Planners put hold on Wal-Mart request

A plan for a Wal-Mart Supercenter in north Minot left the Minot Planning Commission with too many unresolved issues Monday to push the project toward a quick ground-breaking.

The commission voted to hold the zoning request and plan review to allow staff more time to visit with Wal-Mart representatives on a variety of concerns.

The commission did recommend that the Minot City Council approve a permit for Home Depot to operate a temporary area for sales to contractors on South Broadway, where it plans to construct a store this year. The projected opening date is Jan. 1, 2014. The property is located just north of the Minot Chrysler Center. The temporary sales would start by May 1 if approved by the council.

The Wal-Mart property is located just east of the U.S. Highway 83 Bypass, on the south side of 21st Avenue Northwest. It is somewhat farther east of the intersection of 21st and the bypass than a previous plan, which presented some dilemma for the city.

The city has a policy requiring dedication of property for interchange when the property is platted at intersections of the bypass and major arterial streets. The property owner who is selling to Wal-Mart will be retaining the piece of property next to the bypass and leaving it unplatted for now. The city does not want to miss an opportunity to get the land dedicated for the interchange, which city staff has indicated will be needed eventually.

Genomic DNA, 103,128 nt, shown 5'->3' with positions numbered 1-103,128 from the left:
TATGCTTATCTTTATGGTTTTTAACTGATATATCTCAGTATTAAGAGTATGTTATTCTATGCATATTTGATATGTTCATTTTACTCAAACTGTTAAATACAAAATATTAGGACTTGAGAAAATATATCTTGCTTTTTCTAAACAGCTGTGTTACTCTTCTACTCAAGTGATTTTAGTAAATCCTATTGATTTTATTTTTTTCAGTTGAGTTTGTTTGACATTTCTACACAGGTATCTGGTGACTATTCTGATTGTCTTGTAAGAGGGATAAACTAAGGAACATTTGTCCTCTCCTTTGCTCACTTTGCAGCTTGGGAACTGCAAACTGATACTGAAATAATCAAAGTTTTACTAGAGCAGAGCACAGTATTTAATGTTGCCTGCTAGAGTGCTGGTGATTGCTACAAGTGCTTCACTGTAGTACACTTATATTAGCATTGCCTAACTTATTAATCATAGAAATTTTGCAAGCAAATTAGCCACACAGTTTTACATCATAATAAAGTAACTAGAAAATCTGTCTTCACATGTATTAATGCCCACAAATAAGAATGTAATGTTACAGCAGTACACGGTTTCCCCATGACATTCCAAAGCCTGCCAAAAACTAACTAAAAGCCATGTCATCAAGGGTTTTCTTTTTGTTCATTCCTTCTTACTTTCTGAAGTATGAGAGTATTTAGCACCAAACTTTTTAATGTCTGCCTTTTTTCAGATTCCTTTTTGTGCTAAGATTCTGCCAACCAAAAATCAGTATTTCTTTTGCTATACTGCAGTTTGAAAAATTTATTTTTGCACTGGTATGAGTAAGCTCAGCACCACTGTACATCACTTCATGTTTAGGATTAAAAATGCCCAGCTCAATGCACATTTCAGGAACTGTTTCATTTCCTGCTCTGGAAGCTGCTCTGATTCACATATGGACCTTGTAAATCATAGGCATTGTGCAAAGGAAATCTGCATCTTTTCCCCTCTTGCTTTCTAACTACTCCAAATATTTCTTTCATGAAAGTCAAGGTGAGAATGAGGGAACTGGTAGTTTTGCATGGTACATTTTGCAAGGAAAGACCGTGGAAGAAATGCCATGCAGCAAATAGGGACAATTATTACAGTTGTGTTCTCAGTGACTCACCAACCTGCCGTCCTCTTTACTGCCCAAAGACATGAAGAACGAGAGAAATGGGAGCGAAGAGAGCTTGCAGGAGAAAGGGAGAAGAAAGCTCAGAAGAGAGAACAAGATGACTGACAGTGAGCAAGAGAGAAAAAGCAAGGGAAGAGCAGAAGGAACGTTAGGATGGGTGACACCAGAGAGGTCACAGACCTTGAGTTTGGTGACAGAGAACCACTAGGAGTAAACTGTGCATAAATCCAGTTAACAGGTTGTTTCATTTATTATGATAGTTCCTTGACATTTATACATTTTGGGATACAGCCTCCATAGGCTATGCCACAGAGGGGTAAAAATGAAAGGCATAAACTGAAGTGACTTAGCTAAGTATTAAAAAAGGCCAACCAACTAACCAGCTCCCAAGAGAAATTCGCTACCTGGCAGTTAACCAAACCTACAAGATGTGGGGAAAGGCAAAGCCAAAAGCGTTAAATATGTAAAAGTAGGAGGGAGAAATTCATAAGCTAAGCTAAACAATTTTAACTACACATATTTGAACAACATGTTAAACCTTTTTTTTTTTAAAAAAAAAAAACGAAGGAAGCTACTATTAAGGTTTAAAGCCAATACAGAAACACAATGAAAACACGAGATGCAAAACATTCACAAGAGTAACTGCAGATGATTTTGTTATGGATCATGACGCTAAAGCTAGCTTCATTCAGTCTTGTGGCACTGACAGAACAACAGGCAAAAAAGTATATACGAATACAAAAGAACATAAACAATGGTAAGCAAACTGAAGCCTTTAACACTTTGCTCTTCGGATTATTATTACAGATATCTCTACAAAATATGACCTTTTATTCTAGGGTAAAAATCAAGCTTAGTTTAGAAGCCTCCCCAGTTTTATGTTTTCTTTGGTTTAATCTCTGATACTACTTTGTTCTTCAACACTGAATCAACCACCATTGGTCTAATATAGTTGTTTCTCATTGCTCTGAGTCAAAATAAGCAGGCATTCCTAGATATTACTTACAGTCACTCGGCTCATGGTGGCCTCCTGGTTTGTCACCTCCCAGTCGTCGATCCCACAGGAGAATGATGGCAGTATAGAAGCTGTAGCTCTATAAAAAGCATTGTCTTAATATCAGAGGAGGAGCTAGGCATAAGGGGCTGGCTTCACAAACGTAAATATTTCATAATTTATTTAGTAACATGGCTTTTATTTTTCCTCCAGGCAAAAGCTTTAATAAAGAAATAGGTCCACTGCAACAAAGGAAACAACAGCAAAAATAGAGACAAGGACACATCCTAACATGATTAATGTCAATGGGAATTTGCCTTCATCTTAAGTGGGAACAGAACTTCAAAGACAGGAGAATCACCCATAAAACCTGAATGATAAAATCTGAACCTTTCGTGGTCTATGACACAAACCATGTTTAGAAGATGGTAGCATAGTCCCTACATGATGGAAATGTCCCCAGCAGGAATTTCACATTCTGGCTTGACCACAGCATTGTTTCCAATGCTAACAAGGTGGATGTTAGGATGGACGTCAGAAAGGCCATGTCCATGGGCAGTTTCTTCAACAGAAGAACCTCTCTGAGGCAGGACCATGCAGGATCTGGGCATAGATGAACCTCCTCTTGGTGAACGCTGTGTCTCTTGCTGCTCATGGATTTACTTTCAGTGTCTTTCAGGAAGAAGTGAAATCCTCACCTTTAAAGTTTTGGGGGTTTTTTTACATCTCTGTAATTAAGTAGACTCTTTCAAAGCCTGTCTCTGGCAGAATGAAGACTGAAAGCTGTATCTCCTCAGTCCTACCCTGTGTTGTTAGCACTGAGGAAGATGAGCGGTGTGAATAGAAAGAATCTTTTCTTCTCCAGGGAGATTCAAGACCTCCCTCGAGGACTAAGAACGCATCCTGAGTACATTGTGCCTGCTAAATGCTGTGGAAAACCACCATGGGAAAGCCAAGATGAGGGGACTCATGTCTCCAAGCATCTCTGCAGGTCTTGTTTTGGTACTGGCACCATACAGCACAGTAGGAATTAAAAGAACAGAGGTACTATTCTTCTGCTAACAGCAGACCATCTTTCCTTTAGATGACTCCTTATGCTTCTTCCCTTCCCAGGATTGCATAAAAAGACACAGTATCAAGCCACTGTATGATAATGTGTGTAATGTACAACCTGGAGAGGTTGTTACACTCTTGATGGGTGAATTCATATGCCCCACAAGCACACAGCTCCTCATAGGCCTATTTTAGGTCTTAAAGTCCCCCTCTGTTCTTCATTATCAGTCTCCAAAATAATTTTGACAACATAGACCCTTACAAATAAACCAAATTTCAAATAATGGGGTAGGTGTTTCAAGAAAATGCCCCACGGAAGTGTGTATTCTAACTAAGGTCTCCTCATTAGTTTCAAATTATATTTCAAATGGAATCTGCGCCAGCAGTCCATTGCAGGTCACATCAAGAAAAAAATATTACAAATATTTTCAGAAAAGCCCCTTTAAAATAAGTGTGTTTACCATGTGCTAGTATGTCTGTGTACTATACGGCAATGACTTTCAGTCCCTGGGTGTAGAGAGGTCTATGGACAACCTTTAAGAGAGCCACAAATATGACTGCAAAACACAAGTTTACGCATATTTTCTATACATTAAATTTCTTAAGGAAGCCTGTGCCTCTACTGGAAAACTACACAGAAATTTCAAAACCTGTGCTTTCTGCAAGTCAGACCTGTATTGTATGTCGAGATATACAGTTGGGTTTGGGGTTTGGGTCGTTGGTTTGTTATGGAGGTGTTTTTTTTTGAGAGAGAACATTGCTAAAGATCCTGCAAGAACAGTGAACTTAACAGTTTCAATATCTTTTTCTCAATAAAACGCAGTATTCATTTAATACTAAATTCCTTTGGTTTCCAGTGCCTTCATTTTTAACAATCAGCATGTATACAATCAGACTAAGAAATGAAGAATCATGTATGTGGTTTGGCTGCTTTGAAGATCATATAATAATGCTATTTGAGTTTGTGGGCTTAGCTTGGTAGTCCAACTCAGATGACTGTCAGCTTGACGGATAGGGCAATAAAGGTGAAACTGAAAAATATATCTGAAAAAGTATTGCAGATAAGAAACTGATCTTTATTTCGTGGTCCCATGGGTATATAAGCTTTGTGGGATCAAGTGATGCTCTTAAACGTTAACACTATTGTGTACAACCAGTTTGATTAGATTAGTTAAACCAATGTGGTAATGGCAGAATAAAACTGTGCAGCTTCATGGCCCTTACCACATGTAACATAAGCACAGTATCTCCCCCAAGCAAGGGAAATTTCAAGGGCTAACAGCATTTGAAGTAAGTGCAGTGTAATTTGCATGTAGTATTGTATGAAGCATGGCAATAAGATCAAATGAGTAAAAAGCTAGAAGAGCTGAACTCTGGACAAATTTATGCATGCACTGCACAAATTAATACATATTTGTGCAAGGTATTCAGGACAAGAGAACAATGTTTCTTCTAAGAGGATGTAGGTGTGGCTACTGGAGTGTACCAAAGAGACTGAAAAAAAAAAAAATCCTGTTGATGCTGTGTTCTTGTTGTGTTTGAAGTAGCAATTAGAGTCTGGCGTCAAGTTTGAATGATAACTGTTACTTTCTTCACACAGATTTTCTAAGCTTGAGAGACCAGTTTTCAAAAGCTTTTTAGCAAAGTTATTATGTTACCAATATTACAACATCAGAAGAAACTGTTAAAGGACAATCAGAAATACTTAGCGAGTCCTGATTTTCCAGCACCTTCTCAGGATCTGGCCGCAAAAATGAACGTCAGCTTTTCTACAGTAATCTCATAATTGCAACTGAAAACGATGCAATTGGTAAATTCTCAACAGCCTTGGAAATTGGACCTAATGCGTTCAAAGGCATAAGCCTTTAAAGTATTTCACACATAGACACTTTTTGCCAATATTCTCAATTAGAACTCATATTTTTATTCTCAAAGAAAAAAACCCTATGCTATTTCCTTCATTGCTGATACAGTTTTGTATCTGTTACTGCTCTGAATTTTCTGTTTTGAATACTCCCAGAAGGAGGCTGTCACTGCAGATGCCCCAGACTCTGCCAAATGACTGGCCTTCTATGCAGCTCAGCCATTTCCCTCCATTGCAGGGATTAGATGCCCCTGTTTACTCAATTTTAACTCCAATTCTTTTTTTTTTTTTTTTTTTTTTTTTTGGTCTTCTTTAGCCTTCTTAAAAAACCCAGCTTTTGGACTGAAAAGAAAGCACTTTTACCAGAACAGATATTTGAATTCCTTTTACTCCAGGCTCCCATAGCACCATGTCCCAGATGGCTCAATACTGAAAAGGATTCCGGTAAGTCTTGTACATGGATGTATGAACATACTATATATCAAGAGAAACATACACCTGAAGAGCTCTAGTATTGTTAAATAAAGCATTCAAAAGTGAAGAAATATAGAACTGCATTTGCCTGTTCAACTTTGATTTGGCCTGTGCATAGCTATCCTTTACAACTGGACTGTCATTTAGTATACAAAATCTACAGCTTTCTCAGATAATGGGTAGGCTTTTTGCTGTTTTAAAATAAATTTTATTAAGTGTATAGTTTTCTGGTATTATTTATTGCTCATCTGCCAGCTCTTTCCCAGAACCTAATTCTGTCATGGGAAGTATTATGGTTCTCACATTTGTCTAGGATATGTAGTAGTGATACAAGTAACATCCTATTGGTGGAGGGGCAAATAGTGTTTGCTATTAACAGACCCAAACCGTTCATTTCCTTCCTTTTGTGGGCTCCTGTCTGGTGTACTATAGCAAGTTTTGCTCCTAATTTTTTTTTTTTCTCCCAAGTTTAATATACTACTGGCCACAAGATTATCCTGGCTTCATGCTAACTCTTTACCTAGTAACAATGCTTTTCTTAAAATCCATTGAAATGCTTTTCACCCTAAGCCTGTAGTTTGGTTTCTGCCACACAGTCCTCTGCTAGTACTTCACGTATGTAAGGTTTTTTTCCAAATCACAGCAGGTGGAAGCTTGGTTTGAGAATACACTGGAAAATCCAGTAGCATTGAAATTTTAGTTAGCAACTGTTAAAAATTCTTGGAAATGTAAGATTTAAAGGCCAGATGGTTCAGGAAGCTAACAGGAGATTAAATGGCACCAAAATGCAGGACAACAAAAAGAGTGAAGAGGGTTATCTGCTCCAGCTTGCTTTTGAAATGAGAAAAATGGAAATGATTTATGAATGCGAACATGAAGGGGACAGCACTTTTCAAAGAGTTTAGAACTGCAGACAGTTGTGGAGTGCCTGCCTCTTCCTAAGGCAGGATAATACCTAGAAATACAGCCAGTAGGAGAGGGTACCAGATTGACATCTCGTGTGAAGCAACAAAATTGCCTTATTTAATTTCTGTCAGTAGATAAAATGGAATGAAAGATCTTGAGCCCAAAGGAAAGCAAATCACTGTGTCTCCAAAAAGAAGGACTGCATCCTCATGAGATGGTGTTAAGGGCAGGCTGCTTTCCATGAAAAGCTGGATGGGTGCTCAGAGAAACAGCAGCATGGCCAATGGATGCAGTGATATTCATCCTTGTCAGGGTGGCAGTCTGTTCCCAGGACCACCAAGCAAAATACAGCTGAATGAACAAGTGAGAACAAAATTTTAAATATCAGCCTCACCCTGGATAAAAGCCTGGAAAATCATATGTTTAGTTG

Wal-Mart proposes a special assessment district be created to widen 21st Avenue and install traffic signals at the Walmart entrance and at the intersection of 21st and the bypass. Wal-Mart also proposes a significant landscaped buffer between the store and area residential developments.

Area residents voiced concern about having a Walmart store as a neighbor because of the increased traffic that could end up on their residential streets and the potential for transients to camp out in the parking lot.

“It’s too much in a residential area. It’s too big a retail store in a residential area,” said neighbor Mark Brown.

“We need it. There’s not a lot on North Hill,” commissioner Travis Zablotney said of the Walmart. “What happens is it is in somebody’s backyard and nobody wants in in the backyard. All we can do is make a decision that’s best for the community and try to protect those who are impacted the most.”

For that reason, he moved to hold the request for a month so staff could work with Wal-Mart officials on the details. He also urged the company to revise the architectural design to come closer to the look of a new store in Fargo, which he indicated is more aesthetic.

The new Walmart will include grocery and garden departments and a tire and express lube. It is projected to create 250 to 300 jobs.